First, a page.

Summertime spotted wing drosophila woes

Elisabeth HodgdonCornell Cooperative Extension


One of our weekly tasks at the office is checking insect traps in raspberry and blueberry patches for a small invasive fly called spotted wing drosophila (SWD, Drosophila suzukii).

The fly usually shows up in early July, and we are expecting it any time now.



A relative of the common fruit fly, SWD has been wreaking havoc in the fruit industry in the U.S. for a decade now because growers have few options for controlling it.

As the name implies, males have a distinctive dark spot on their wings. What makes this pest particularly destructive is that females have a jagged ovipositor that enables them to pierce and lay eggs into fruit still on the bush, while most other fruit flies prefer rotting fruit.

The result is blueberries, raspberries, grapes, and other soft fruit with maggots. An unappetizing sight, without a doubt.


This year, with our unseasonably cool spring, the New York strawberry crop is ripening later than usual, which may coincide with SWD’s appearance.

With the demand for organic and no-spray fruit continually climbing, fruit growers are faced with a challenging dilemma: Do they opt to maintain intensive weekly insecticide spray schedules to produce an aesthetically perfect and marketable crop, or forgo pesticides in hopes that consumers will tolerate insects in their fruit?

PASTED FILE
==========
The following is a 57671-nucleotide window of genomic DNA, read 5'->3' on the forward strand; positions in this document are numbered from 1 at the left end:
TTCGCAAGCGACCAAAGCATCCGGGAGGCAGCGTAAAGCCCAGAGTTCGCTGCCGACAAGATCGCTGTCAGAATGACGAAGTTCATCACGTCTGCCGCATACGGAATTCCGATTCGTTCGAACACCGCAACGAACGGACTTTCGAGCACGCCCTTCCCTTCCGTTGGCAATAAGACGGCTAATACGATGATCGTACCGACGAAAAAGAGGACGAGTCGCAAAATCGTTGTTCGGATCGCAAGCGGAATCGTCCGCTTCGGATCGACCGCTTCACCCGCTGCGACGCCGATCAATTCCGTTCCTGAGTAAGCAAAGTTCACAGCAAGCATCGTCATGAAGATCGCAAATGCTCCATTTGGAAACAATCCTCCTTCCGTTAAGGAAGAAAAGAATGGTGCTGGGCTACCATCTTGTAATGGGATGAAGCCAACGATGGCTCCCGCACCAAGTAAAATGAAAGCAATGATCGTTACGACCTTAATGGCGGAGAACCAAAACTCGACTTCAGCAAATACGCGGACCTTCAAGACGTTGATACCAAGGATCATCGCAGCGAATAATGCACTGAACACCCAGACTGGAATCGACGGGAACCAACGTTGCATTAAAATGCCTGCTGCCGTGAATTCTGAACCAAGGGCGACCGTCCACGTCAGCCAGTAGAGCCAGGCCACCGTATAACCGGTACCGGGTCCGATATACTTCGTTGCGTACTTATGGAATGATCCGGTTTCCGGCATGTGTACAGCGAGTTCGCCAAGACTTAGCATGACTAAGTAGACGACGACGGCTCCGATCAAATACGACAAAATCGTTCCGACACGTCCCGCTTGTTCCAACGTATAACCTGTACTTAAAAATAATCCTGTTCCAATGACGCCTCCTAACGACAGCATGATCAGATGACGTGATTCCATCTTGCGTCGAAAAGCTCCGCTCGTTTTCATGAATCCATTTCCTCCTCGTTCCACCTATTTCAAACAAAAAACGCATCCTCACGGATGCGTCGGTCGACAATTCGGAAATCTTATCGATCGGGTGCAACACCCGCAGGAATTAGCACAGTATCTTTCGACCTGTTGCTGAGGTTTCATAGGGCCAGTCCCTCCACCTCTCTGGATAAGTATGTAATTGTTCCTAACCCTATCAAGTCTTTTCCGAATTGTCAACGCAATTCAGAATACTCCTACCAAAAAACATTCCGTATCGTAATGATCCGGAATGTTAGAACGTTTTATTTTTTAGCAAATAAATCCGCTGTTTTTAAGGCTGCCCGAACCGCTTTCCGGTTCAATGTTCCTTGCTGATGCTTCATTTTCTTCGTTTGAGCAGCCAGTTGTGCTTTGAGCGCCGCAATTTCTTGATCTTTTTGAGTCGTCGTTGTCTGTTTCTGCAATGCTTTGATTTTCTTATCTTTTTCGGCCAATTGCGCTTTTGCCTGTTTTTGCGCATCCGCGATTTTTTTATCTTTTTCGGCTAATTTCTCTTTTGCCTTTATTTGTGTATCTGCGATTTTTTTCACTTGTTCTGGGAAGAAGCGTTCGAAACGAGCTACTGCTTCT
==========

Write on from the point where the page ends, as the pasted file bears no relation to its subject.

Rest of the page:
Spending more time spraying crops is burdensome and expensive for growers. Insecticides available for certified-organic production are not reliably effective, and resistance to the chemicals has already been documented.

Consumer tolerance for larvae in fruit is, understandably, usually zero. Growers do their best to apply as few pesticides as they can using information about the fly’s population on the farm while making sure that they can deliver quality produce to the consumer.


What’s a commercial fruit grower or home gardener to do?

In recent years, small-scale growers in the Northeast have started using fine mesh netting to keep out the flies.

Although somewhat expensive, the netting allows for a spray-free berry crop while keeping the flies out.

The netting, installed after pollination is complete, must have very small holes and be secured to the ground completely around the berries.


For growers who prefer not to spray or use netting, cleaning off all damaged or overripe fruit and properly handling berries post-harvest can help.

If berries are refrigerated, frozen, or processed immediately after harvest, eggs within the fruit do not hatch and can die.

Sometimes, customers and backyard gardeners are OK doing this as a tradeoff for spray-free or low-input berries.

With an understanding of the fly’s habits and changes to our own, we can learn to live with SWD and enjoy the sweet fruits that summer has to offer.

Elisabeth Hodgdon is the regional vegetable specialist with Cornell Cooperative Extension – Clinton County. Reach her at or 518-561-7450.

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